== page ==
to organize and train the militia, I conceive, there can be no reason whatever for departing
from them, except this, that the states sometimes neglect to comply with reasonable requisitions,
and that it is dangerous to attempt to compel a delinquent state by force, as it may often
produce a war. We ought, therefore, to enquire attentively,
how extensive the evils to be guarded against are, and cautiously limit the remedies to
the extent of the evils. I am not about to defend the confederation,
or to charge the proposed constitution with imperfections not in it; but we ought to examine
facts, and strip them of the false colourings often given them by incautious observations,
by unthinking or designing men. We ought to premise, that laws for raising
men and monies, even in consolidated governments, are not often punctually complied with. Historians, except in extraordinary cases,
but very seldom take notice of the detail collection of taxes; but these facts we have
fully proved, and well attested; that the most energetic governments have relinquished
taxes frequently, which were of many years standing. These facts amply prove, that taxes assessed,
have remained many years uncollected. I agree there have been instances in the republics
of Greece, Holland, &c. in the course of several centuries, of states neglecting to pay their
quotas of requisitions; but it is a circumstance certainly deserving of attention, whether
these nations which have depended on requisitions principally for their defence, have not raised
men and monies nearly as punctually as entire governments, which have taxed directly; whether
we have not found the latter as often distressed for the want of troops and monies, as the
former. It has been said, that the Amphictionic council,
and the Germanic head, have not possessed sufficient powers to controul the members
of the republic in a proper manner. Is this, if true, to be imputed to requisitions? Is it not principally to be imputed to the
unequal powers of those members, connected with this important circumstance, that each
member possessed power to league itself with foreign powers, and powerful neighbours, without
the consent of the head. After all, has not the Germanic body a government
as good as its neighbours in general? and did not the Grecian republic remain united
several centuries, and form the theatre of human greatness? No government in Europe has commanded monies
more plentifully than the government of Holland. As to the United States, the separate states
lay taxes directly, and the union calls for taxes by way of requisitions; and is it a
fact, that more monies are due in proportion on requisitions in the United States, than
on the state taxes directly laid? — It is but about ten years since congress
begun to make requisitions, and in that time, the monies, &c. required, and the bounties
given for men required of the states, have amounted, specie value, to about 36 millions
dollars, about 24 millions of dollars of which have been actually paid; and a very considerable
part of the 12 millions not paid, remains so not so much from the neglect of the states,
as from the sudden changes in paper money, &c. which in a great measure rendered payments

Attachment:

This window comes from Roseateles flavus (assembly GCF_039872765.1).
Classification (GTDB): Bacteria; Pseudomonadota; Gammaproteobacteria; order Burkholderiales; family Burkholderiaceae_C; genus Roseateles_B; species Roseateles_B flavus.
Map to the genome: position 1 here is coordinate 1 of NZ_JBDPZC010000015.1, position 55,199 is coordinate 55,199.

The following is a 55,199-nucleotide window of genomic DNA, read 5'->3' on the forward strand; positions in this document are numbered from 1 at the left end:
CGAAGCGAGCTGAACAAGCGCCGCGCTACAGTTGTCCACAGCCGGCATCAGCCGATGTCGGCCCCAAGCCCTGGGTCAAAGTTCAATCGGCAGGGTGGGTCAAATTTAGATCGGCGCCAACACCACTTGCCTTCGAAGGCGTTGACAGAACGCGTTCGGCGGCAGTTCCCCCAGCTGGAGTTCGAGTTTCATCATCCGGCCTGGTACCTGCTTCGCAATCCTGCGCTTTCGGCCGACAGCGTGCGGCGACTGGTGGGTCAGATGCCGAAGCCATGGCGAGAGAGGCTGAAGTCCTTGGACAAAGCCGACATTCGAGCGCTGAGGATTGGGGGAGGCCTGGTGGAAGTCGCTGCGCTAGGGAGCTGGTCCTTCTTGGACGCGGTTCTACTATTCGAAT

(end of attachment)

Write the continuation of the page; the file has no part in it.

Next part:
of no service, and which often induced the union indirectly to relinquish one demand,
by making another in a different form. Before we totally condemn requisitions, we
ought to consider what immense bounties the states gave, and what prodigious exertions
they made in the war, in order to comply with the requisitions of congress; and if since
the peace they have been delinquent, ought we not carefully to enquire, whether that
delinquency is to be imputed solely to the nature of requisitions? ought it not in part to be imputed to two
other causes? I mean first, an opinion, that has extensively
prevailed, that the requisitions for domestic interest have not been founded on just principles;
and secondly, the circumstance, that the government itself, by proposing imposts, &c. has departed
virtually from the constitutional system; which proposed changes, like all changes proposed
in government, produce an inattention and negligence in the execution of the government
in being. I am not for depending wholly on requisitions;
but I mention these few facts to shew they are not so totally futile as many pretend. For the truth of many of these facts I appeal
to the public records; and for the truth of the others, I appeal to many republican characters,
who are best informed in the affairs of the United States. Since the peace, and till the convention reported,
the wisest men in the United States generally supposed, that certain limited funds would
answer the purposes of the union: and though the states are by no means in so good a condition
as I wish they were, yet, I think, I may very safely affirm, they are in a better condition
than they would be had congress always possessed the powers of taxation now contended for. The fact is admitted, that our federal government
does not possess sufficient powers to give life and vigor to the political system; and
that we experience disappointments, and several inconveniencies; but we ought carefully to
distinguish those which are merely the consequences of a severe and tedious war, from those which
arise from defects in the federal system. There has been an entire revolution in the
United States within thirteen years, and the least we can compute the waste of labour and
property at, during that period, by the war, is three hundred million of dollars. Our people are like a man just recovering
from a severe fit of sickness. It was the war that disturbed the course of
commerce, introduced floods of paper money, the stagnation of credit, and threw many valuable